Phantom Stock Valuation
Written by Marc Stockwell
Phantom stock plans have become very popular among private companies as a way to engage senior management, generally those who don’t have any actual equity ownership, in the value proposition of the business. Designing phantom stock plans can be tricky. One of the key considerations is the valuation of the business. This article will review and discuss the valuation issues common in designing a successful phantom stock plan.
The amount of compensation delivered to a phantom stock plan participant is based on the number of units he or she holds and the “phantom unit value” or “unit value.” In most plan designs, a maximum number of phantom units will be established in the plan. The units will represent a percentage of the total value of the company. For example, the plan may create 100 units of which 10 (10 percent) may be granted to phantom participants and 90 (90 percent) represent the interests of the real shares. Thus, each phantom unit is equivalent to one percent of the value of the company. Unitizing the plan in this manner makes the math simpler.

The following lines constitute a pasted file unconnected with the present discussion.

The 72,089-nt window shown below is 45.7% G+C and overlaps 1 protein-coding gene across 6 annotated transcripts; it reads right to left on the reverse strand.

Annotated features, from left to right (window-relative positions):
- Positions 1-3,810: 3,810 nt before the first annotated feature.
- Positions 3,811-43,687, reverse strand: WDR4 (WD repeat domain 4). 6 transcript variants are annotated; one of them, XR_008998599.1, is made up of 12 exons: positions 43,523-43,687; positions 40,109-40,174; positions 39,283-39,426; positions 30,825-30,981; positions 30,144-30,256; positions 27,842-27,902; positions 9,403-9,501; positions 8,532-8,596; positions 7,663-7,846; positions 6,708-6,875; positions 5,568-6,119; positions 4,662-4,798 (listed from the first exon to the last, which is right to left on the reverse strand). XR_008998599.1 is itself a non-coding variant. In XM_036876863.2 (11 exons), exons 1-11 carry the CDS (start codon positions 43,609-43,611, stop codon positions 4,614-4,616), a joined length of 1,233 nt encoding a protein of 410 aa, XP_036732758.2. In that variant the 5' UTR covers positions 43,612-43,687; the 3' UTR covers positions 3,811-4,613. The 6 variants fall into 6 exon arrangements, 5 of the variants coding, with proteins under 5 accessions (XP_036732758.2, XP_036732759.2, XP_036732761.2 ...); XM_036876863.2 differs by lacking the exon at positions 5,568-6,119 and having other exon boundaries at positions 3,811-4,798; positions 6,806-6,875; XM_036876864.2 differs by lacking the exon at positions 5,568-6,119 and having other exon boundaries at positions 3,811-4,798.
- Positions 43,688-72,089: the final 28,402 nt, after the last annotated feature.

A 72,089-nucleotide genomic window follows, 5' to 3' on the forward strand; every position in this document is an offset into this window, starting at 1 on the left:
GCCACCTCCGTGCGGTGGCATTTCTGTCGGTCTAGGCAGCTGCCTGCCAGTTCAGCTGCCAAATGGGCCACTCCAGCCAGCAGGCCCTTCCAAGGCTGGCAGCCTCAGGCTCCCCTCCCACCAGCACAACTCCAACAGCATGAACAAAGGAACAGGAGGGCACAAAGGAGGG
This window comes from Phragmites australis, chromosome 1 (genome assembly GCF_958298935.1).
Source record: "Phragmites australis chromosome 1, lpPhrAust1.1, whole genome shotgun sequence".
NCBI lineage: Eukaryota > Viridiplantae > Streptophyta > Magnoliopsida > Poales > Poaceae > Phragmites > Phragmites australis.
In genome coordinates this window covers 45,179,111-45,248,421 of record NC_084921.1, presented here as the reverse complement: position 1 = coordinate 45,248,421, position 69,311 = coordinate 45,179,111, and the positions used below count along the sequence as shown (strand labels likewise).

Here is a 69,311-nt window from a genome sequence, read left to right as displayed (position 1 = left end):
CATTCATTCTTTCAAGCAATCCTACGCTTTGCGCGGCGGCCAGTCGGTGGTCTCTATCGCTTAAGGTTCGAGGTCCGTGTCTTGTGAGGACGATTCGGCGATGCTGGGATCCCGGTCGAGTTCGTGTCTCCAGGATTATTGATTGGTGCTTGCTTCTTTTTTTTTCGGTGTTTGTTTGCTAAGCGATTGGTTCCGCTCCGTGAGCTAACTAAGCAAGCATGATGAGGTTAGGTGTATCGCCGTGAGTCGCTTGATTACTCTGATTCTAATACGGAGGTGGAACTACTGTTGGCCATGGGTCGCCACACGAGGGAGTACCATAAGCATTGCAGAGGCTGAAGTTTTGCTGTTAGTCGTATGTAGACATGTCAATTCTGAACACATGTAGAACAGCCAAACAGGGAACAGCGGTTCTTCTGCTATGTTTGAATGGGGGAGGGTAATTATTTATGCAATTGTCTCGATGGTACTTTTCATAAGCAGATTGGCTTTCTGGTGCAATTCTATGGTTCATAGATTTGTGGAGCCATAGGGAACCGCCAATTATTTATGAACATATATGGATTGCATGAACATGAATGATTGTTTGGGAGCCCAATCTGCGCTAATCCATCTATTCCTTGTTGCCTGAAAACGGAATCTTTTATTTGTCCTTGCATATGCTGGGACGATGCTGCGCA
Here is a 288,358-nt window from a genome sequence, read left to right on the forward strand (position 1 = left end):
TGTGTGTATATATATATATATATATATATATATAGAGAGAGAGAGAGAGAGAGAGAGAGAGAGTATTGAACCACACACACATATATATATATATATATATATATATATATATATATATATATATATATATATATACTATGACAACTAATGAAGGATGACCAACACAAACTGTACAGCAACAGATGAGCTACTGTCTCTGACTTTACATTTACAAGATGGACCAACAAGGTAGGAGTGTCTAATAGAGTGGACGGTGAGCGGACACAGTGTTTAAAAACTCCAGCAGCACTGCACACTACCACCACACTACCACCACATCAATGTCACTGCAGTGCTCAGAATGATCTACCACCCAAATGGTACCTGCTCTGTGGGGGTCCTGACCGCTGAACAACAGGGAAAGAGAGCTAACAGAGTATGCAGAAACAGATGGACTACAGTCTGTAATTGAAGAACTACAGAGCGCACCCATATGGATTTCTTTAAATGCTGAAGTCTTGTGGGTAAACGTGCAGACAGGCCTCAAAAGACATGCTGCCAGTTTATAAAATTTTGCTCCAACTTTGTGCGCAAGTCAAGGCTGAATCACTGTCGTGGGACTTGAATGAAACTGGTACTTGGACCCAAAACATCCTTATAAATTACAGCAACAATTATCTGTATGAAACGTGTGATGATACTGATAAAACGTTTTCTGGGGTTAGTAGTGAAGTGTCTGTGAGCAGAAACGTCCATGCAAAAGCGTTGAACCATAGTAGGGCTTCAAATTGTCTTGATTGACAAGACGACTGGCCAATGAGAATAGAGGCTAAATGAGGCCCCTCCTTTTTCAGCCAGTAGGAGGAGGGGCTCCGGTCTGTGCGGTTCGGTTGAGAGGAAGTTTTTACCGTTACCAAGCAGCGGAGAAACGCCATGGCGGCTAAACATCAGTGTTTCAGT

Phantom Unit Valuation
There are three basic approaches to establishing the value of phantom units, which are also common methods to value actual shares, for example, subject to buy/sell agreements:
1. Appraised value
2. Book value
3. Earnings formula
This approach requires the company to retain the services of an independent appraiser or firm. The appraiser provides an opinion as to the valuation of the business, which is then used to determine the value of the phantom units. Appraisers will often use a number of methods to determine value and may include both intrinsic and extrinsic factors in the determination of value.
This is a plus, as the value rendered should most certainly reflect a fair value; however, extrinsic factors are often not under the control of the executives in the plan and may reward or penalize the executives in the value of the phantom stock compensation. Examples of extrinsic factors that may impact the valuation include interest rates, competitor consolidations, and shortages of natural resources. Appraisals can be expensive and using an outside appraisal may delay closing the books at the end of the year, since the current updated values are needed to adjust the company’s phantom stock liability each year.